Culvert Elevation

Culvert Elevation can be dictated by two methods:

Implementing a “Natural Bottom” Design.

With a natural bottom design, the culvert is designed to incorporate three closed sides, with the bottom open to the stream bed. This method often seeks to widen the area crossing in order to lessen the restrictive enclosure of a closed pipe.

While structural integrity and load-bearing capacity are elements of a natural bottom design, this method ensures that the streambed is not impacted by a change in water flow, and keeps existing substrate/sediment intact. This is important as streambed sediment provides natural cover for fish and aquatic organisms.

A design component of natural bottom culverts is the construction of “knee walls” or load-bearing support columns that will hold the weight of the culvert and surrounding soils.

Countersinking the Culvert Barrel

Countersinking the Culvert Barrel under the existing stream bed is an alternative option to natural bottom culverts. This solution requires that the streambed be prepared and graded for the invert of the culvert to be installed below the flowline. Over time, sediment will build up, covering the bottom of the culvert barrel, and return the streambed to a similarly natural condition.

The use of fish baffling is common in this practice, as the baffling aids to catch sediment and decrease the rate of flow through the structure.

Other Factors

Design and Installation Considerations

An example of Perched Culvert
Natural Bottom, Masonry Arch Culvert
Natural Bottom Design, with Culvert Liner resting on knee walls
Fish Baffling in culvert barrel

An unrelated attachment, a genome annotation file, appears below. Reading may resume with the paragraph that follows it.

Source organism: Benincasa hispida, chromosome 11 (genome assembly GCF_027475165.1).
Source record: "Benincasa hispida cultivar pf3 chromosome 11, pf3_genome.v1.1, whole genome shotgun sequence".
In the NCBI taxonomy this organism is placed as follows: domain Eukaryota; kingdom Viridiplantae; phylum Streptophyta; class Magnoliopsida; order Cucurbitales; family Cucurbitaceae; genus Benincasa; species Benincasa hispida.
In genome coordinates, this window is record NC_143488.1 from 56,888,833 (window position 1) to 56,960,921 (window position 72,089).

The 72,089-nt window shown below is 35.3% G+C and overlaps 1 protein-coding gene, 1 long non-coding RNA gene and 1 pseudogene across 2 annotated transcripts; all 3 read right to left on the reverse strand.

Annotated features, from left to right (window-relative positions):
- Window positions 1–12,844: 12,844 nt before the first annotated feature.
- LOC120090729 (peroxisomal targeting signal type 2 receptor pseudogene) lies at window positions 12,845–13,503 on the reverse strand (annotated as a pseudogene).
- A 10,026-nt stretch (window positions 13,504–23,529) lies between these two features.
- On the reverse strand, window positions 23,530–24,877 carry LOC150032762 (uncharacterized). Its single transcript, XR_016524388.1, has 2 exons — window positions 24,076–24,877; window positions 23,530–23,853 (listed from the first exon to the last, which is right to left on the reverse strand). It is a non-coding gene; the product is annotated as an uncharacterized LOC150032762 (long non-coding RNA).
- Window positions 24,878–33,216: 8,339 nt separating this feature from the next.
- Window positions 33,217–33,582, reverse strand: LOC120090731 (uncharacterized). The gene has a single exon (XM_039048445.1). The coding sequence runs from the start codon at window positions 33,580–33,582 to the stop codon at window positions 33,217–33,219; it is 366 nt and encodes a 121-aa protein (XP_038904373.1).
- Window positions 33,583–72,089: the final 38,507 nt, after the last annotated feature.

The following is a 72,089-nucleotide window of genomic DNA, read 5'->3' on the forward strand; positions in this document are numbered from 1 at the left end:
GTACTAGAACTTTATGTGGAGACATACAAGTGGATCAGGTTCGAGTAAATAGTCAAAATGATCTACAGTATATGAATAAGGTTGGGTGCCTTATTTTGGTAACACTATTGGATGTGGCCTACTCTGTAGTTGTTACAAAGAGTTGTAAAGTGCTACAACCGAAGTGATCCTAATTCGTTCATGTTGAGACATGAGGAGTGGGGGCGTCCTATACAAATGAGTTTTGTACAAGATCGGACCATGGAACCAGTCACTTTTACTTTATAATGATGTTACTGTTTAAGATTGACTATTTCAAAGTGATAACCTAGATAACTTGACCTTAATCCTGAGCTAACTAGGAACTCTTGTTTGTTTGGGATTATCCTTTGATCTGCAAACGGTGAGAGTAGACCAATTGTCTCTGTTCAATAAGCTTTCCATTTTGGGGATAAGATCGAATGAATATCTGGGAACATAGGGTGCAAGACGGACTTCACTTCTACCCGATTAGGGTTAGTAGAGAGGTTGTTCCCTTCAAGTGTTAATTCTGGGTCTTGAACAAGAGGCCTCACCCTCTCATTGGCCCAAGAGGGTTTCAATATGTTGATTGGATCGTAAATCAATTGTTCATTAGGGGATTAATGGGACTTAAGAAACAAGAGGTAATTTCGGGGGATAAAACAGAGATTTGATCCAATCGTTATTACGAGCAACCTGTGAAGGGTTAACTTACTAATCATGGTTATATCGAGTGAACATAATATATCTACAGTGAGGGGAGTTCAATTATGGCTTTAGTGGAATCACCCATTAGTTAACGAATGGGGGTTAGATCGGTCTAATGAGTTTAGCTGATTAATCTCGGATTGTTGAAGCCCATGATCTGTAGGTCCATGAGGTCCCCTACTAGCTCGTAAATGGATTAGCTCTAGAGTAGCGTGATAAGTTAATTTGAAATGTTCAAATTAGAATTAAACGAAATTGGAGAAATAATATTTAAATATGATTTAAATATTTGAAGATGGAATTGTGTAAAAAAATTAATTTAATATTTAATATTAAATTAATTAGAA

Example of countersunk design

Due diligence begins with researching and studying the watershed movement and hydrology of the area. Surface drainage maps and hydraulic data provide stream profiles that can include: bed elevation, slope, scour potential, footer depth, fill depth, and roadway surface height.

This phase also allows for necessary environmental permits to be applied for, and applicable agency’s approval of the proposed plan. Additional project factors can include: completion timelines, water control methods, and erosion/sediment control during construction.
With the passage of the Infrastructure Investment & Jobs Act, culverts and other stormwater structures are primed for expansion and rehabilitation. These structures serve a critical role in modern infrastructure, and will continue to enhance communities for years to come.

InfraSteel by Precision Pipe & Products, offers a multitude of design options in order to meet environmental and waterway area concerns. From open bottom arch designs, beveled inlet/outlet features, to the inclusion of fish baffling, we work to provide the most appropriate solution for your culvert site.

Check out our Product Solutions page to see how InfraSteel can help you! http://infrasteel.com/products/

Beveled culvert inlet